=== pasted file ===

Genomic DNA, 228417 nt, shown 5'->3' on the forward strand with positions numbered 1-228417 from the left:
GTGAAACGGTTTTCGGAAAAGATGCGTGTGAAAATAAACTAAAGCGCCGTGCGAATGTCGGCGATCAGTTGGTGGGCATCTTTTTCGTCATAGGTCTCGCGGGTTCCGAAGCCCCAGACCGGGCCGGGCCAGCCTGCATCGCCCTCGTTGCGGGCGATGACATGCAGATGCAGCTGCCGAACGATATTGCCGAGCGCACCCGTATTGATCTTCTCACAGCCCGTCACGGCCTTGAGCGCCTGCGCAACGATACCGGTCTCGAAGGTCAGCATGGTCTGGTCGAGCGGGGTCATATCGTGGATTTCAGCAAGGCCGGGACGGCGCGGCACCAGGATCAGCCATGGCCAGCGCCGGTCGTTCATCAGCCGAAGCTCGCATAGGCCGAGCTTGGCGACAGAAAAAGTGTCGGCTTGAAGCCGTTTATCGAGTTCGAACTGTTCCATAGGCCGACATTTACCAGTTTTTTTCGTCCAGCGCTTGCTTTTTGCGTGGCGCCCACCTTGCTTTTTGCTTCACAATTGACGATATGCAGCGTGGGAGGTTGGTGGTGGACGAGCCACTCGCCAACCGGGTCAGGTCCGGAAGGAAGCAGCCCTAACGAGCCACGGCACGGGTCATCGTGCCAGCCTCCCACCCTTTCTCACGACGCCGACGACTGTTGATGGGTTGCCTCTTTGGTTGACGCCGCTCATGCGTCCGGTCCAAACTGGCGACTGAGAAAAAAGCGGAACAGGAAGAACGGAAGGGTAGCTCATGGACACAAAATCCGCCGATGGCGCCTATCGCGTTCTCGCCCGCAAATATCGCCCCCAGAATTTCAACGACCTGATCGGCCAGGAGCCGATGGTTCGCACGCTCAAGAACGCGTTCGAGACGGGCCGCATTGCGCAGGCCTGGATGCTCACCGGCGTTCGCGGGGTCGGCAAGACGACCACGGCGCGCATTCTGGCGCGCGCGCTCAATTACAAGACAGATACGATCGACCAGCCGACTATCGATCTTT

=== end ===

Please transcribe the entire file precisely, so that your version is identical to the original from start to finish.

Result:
Genomic DNA, 228417 nt, shown 5'->3' on the forward strand with positions numbered 1-228417 from the left:
GTGAAACGGTTTTCGGAAAAGATGCGTGTGAAAATAAACTAAAGCGCCGTGCGAATGTCGGCGATCAGTTGGTGGGCATCTTTTTCGTCATAGGTCTCGCGGGTTCCGAAGCCCCAGACCGGGCCGGGCCAGCCTGCATCGCCCTCGTTGCGGGCGATGACATGCAGATGCAGCTGCCGAACGATATTGCCGAGCGCACCCGTATTGATCTTCTCACAGCCCGTCACGGCCTTGAGCGCCTGCGCAACGATACCGGTCTCGAAGGTCAGCATGGTCTGGTCGAGCGGGGTCATATCGTGGATTTCAGCAAGGCCGGGACGGCGCGGCACCAGGATCAGCCATGGCCAGCGCCGGTCGTTCATCAGCCGAAGCTCGCATAGGCCGAGCTTGGCGACAGAAAAAGTGTCGGCTTGAAGCCGTTTATCGAGTTCGAACTGTTCCATAGGCCGACATTTACCAGTTTTTTTCGTCCAGCGCTTGCTTTTTGCGTGGCGCCCACCTTGCTTTTTGCTTCACAATTGACGATATGCAGCGTGGGAGGTTGGTGGTGGACGAGCCACTCGCCAACCGGGTCAGGTCCGGAAGGAAGCAGCCCTAACGAGCCACGGCACGGGTCATCGTGCCAGCCTCCCACCCTTTCTCACGACGCCGACGACTGTTGATGGGTTGCCTCTTTGGTTGACGCCGCTCATGCGTCCGGTCCAAACTGGCGACTGAGAAAAAAGCGGAACAGGAAGAACGGAAGGGTAGCTCATGGACACAAAATCCGCCGATGGCGCCTATCGCGTTCTCGCCCGCAAATATCGCCCCCAGAATTTCAACGACCTGATCGGCCAGGAGCCGATGGTTCGCACGCTCAAGAACGCGTTCGAGACGGGCCGCATTGCGCAGGCCTGGATGCTCACCGGCGTTCGCGGGGTCGGCAAGACGACCACGGCGCGCATTCTGGCGCGCGCGCTCAATTACAAGACAGATACGATCGACCAGCCGACTATCGATCTTT